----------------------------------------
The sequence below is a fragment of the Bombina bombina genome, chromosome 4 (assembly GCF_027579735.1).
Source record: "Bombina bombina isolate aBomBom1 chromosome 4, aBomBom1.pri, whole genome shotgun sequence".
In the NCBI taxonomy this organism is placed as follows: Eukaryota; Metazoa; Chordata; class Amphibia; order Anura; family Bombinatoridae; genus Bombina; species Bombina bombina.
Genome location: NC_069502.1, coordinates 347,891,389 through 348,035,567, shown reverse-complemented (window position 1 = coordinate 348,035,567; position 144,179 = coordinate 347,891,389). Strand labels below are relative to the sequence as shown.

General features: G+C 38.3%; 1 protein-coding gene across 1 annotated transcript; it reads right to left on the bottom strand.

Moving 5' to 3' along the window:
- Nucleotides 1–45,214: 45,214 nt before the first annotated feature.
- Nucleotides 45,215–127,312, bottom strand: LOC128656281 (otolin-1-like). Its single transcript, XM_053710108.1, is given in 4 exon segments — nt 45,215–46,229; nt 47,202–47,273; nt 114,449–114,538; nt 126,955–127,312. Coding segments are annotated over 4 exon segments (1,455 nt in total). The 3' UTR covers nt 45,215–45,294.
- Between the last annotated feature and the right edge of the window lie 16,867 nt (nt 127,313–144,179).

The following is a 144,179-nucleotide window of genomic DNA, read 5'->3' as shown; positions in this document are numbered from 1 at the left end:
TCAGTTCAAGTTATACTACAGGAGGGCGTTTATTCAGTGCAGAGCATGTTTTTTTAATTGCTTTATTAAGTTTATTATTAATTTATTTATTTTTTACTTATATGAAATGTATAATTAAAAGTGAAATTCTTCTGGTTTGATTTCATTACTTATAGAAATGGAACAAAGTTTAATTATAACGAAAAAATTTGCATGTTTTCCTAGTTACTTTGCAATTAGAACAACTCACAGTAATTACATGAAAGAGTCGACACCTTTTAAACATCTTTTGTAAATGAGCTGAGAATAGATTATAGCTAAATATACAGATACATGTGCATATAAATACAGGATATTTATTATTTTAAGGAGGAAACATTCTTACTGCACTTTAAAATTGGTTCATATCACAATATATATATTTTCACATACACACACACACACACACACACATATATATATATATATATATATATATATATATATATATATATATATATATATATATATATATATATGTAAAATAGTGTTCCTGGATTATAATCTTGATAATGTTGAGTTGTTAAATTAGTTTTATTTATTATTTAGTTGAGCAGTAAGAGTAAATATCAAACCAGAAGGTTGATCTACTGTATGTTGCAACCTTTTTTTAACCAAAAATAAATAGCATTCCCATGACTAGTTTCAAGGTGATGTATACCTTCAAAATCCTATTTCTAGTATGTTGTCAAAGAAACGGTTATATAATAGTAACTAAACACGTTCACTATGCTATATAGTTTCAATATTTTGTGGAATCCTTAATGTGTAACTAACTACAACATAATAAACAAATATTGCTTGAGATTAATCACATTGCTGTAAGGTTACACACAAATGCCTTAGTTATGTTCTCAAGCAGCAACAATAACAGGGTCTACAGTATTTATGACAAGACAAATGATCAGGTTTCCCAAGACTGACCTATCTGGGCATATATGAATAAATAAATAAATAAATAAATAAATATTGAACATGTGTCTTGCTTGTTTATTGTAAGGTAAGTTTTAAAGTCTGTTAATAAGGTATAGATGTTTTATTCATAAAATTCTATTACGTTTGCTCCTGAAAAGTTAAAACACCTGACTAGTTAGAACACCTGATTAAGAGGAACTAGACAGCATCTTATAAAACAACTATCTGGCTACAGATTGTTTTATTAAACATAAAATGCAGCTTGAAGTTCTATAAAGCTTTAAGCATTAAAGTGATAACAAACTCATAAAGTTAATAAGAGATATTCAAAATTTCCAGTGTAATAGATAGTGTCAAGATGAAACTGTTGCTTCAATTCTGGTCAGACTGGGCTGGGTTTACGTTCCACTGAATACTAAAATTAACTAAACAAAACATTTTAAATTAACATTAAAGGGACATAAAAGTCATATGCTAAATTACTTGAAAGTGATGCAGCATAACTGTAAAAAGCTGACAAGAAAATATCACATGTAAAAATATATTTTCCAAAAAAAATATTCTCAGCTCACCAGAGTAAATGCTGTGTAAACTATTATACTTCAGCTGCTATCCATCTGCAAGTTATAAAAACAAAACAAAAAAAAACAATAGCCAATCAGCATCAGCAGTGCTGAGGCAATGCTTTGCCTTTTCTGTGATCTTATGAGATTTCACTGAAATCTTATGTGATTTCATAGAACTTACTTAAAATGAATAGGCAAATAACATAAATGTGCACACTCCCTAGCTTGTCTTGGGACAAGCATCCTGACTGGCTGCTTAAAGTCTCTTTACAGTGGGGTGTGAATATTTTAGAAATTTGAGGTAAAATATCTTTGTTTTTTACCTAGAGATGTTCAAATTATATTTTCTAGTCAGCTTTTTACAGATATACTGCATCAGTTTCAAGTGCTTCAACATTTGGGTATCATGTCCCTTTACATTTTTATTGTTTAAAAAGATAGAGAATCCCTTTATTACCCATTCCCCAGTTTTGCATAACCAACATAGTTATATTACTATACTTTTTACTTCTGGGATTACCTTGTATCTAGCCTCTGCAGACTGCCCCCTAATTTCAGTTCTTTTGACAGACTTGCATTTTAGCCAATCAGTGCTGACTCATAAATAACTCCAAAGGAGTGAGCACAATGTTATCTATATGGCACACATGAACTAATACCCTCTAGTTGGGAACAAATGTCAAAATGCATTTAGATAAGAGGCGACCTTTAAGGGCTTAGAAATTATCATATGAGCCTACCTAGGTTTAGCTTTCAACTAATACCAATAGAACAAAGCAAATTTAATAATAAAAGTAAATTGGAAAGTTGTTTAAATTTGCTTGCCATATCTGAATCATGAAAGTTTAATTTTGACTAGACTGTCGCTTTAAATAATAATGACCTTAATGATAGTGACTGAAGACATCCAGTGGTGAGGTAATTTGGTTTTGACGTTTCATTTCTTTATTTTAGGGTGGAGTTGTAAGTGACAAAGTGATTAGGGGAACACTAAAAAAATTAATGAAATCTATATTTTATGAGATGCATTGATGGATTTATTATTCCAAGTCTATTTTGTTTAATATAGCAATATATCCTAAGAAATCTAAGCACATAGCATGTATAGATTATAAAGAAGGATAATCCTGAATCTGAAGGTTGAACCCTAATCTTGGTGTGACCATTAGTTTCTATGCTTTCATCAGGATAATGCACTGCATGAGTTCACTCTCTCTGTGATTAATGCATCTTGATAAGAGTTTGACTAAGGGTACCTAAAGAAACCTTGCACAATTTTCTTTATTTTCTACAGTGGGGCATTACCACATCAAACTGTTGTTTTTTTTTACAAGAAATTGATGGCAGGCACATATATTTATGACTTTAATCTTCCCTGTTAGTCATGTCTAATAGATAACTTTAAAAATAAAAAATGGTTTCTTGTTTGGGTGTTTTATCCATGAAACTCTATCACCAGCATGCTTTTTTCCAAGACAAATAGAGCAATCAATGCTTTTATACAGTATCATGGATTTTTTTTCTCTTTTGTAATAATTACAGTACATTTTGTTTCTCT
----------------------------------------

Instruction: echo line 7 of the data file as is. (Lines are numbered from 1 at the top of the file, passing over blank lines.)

- Nucleotides 1–45,214: 45,214 nt before the first annotated feature.